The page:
In Today’s Deep Space Extra… NASA spacewalking astronauts Jessica Meir and Christina Koch complete the latest external battery upgrade on the International Space Station (ISS). NASA and SpaceX Commercial Crew test flight could be extended to increase Space Station crew in 2020. U.S. and China plan possible civil space dialogue in March.
Human Space Exploration
Third all-female spacewalk completes job of swapping out batteries
CBS News (1/20): NASA astronauts Jessica Meir and Christina Koch, who on October 18 conducted the first all-woman spacewalk, joined for a third excursion on Monday to complete a solar power system battery upgrade outside the International Space Station (ISS). Over five NASA spacewalks dating to October 6, the Space Station crew replaced a dozen aging nickel hydrogen batteries with six, smaller, and more efficient lithium ion batteries. It was the third of four campaigns to replace all 48 of the older nickel hydrogen batteries distributed across eight power channels on the Station’s long solar power truss to help extend the life of the six person orbiting science laboratory.
NASA considering extended Crew Dragon test flight to ISS
SpaceNews.com (1/19): NASA is assessing an option to extend Demo-2, SpaceX’s crewed test flight to the International Space Station (ISS), the next milestone in the company’s efforts to achieve certification from the agency’s Commercial Crew Program to conduct regularly scheduled missions to the Station with astronauts. The crewed test mission is to follow Sunday’s uncrewed Crew Dragon in-flight abort. In April, the Space Station — normally staffed by six to seven fliers — is to fall to just three, one veteran NASA astronaut and two freshman Russian cosmonauts, because of a cutback to two three person Soyuz launches annually and the absence of a U.S. human launch capability. Demo-2 could be ready to launch in the second quarter of 2020 with two NASA astronauts, whose relatively short stay at the Space Station could be extended to help maintain the pace of science activities and participate in spacewalk maintenance and upgrades.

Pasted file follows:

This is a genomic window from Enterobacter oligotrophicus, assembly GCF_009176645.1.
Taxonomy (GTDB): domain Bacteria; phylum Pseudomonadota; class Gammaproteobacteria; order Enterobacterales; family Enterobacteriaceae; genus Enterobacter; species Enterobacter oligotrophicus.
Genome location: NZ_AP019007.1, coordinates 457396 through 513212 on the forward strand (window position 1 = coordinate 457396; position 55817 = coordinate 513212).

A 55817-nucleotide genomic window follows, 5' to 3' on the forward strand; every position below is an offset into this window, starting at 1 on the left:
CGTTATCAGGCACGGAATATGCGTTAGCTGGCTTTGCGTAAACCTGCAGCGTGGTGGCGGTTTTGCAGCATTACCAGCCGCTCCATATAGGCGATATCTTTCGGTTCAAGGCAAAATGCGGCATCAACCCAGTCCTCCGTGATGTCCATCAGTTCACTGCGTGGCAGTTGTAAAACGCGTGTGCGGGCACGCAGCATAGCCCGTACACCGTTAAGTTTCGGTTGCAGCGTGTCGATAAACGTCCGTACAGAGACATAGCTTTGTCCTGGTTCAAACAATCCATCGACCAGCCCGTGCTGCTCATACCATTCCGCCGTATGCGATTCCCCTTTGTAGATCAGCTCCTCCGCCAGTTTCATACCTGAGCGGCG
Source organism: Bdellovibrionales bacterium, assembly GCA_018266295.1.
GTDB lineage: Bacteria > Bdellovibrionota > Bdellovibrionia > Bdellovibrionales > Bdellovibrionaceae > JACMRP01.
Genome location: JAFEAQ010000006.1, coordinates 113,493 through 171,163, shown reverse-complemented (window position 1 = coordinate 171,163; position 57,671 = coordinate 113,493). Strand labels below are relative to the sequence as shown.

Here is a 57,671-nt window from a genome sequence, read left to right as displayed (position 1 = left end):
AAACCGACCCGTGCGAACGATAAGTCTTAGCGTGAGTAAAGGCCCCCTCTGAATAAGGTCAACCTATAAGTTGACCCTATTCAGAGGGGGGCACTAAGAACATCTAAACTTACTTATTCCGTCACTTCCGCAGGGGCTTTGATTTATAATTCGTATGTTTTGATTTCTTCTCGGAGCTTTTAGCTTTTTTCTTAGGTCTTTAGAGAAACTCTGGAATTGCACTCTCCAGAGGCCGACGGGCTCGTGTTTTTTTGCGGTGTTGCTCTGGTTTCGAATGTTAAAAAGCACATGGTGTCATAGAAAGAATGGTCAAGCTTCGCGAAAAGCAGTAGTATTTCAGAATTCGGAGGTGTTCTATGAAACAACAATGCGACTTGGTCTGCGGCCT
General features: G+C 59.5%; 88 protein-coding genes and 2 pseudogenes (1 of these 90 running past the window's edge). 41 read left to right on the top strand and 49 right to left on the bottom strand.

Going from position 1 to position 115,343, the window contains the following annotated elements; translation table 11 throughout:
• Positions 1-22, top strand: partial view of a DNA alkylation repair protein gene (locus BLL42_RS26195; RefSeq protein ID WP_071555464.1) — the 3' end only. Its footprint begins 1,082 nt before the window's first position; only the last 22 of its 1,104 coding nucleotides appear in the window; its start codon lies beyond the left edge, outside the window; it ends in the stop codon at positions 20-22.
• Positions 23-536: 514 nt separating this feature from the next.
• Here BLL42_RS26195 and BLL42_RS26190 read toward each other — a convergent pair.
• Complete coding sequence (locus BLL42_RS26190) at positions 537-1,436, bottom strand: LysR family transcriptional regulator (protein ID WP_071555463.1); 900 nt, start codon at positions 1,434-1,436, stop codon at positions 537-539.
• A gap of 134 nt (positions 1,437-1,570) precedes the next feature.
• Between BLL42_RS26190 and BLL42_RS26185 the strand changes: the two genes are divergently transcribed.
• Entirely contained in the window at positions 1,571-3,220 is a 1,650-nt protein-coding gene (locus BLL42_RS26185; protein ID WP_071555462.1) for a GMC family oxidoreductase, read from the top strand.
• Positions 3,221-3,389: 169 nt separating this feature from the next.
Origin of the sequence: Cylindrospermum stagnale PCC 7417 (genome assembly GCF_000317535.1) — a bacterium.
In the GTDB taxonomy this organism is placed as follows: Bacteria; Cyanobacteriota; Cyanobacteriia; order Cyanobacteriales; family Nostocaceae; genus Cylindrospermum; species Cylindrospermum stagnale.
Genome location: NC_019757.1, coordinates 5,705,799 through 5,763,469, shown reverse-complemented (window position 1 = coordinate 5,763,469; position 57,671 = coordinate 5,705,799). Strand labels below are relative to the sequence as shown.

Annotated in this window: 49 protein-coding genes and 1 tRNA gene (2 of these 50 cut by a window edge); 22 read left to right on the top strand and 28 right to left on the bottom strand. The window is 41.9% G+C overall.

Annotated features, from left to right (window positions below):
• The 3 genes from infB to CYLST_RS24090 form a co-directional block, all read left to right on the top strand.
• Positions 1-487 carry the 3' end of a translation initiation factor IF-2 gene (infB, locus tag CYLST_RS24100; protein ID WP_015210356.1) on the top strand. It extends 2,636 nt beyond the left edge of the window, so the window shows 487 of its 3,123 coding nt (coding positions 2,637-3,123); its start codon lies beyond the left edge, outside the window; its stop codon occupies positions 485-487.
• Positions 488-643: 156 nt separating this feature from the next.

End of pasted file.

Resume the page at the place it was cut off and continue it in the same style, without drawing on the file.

The first all-woman Mars analog crew just ‘returned to Earth’ in Hawaii
Space.com (1/20): A six person, all woman two week Mars mission simulation in Hawaii ended as planned on Saturday. It was part of the Sensoria project, a series of mission simulations to be led by women and with a majority of female participants.
Panchromatic astronomy on a budget
The Space Review (1/20): As January comes to a close, NASA intends to shut down the Spitzer Space Telescope, which was launched in August 2003. One of its final contributions to astronomy was the confirmation of a planet in the habitable zone of a red dwarf star about 100 light years from Earth. Spitzer will join the Compton Gamma Ray Observatory as the second of NASA’s Great Observatories to arrive at end of mission. The Hubble Space Telescope, continues to observe, though it will reach its 30th anniversary in April and is showing signs of age. The Chandra X-Ray Observatory marked its 20th anniversary last year. Compton re-entered the Earth’s atmosphere in June 2000 after a nine year mission. The astrophysics community is looking at a concept called the Next Great Observatories that would feature multi-spectral capabilities not present in the James Webb Space Telescope (JWST) and the Wide Field Infrared Space Telescope (WFIRST), both developed to observe in the infrared portion of the light spectrum. The challenge is whether the funding will be available for a second generation of “Greats” before Hubble and Chandra also expire.
China’s Chang’e-4 probe resumes work for 14th lunar day
Xinhuanet (1/20): China’s Chang’e 4 lander and rover reached the South Pole Aitken Basin at the south pole on the Moon’s far side on January 3, 2019. The Yutu-2 rover, designed to function just three months, continues to set the record for the longest lived lunar rover.
A national treasure turns 90
The Space Review (1/20): Buzz Aldrin marked his 90th birthday on Monday. “In recent years, Aldrin has, as much or more than any other astronaut I can think of, promoted human spaceflight,” writes Eric R. Hedman, chief technology officer at Logic Design, in a tribute. “What I continue to find inspiring is that at an age when most people are retired or no longer here, Buzz continues to look forward at what could be and pushes to help make it happen.”
U.S., China set for spring Civil Space Dialogue on exploration, science
SpaceNews.com (1/20): The U.S. State Department and NASA are currently working toward a meeting with China to discuss topics such as space exploration and science. Entitled the “U.S.-China Civil Space Dialogue”, this meeting will be a resumption of discussions originally begun in 2015. Despite a Congressional restriction on bilateral space endeavors between NASA and China, the two countries can cooperate provided that the FBI certifies there are no security risks and Congress is notified of the plan.
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